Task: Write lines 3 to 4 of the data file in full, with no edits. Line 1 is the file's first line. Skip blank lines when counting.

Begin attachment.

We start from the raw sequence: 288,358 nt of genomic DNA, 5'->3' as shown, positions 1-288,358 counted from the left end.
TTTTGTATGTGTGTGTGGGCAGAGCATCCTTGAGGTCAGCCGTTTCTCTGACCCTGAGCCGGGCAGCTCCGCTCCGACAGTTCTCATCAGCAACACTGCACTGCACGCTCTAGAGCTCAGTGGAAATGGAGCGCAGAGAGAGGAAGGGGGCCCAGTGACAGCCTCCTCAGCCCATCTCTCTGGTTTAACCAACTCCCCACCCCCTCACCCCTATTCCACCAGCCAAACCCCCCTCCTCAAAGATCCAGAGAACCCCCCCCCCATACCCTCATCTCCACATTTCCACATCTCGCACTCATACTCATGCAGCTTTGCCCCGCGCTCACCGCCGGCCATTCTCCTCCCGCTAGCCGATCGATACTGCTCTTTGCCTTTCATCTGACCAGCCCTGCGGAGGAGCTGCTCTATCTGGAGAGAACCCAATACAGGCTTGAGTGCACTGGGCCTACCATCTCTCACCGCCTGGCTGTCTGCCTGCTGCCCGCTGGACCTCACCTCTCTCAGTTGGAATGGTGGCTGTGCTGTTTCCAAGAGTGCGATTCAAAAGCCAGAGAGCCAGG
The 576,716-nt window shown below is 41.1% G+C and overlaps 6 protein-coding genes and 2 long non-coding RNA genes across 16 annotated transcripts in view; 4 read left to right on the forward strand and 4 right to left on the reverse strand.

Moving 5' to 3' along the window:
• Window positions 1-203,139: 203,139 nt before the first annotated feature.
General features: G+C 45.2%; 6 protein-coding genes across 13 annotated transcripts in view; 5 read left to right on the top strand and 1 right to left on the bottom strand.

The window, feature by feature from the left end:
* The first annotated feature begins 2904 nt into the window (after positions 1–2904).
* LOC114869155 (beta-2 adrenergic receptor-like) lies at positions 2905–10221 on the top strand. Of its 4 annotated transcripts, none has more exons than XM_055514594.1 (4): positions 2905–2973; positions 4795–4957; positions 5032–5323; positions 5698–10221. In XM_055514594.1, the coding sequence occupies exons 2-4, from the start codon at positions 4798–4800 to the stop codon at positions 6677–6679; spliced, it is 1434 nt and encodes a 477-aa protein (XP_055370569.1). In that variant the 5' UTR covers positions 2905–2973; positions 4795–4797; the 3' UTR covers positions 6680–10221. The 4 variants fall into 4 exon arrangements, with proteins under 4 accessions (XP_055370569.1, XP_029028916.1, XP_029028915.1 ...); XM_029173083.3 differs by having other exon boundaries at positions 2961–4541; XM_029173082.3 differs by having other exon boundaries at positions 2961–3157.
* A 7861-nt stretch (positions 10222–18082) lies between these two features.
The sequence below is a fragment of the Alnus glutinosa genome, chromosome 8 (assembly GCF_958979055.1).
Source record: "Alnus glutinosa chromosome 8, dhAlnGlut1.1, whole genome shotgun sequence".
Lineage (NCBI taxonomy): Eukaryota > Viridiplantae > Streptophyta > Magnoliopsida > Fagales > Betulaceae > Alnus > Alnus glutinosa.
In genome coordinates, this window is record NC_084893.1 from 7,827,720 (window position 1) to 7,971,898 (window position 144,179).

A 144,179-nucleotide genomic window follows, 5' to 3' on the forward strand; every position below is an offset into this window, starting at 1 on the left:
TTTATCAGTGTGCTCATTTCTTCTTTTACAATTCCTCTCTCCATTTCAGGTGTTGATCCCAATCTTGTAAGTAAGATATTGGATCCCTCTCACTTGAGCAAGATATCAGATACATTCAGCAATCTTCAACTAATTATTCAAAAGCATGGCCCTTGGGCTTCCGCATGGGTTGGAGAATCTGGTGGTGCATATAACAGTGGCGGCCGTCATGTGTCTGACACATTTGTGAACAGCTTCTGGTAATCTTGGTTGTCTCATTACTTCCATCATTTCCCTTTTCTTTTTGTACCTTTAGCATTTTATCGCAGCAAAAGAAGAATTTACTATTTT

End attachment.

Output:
The 576,716-nt window shown below is 41.1% G+C and overlaps 6 protein-coding genes and 2 long non-coding RNA genes across 16 annotated transcripts in view; 4 read left to right on the forward strand and 4 right to left on the reverse strand.

Moving 5' to 3' along the window: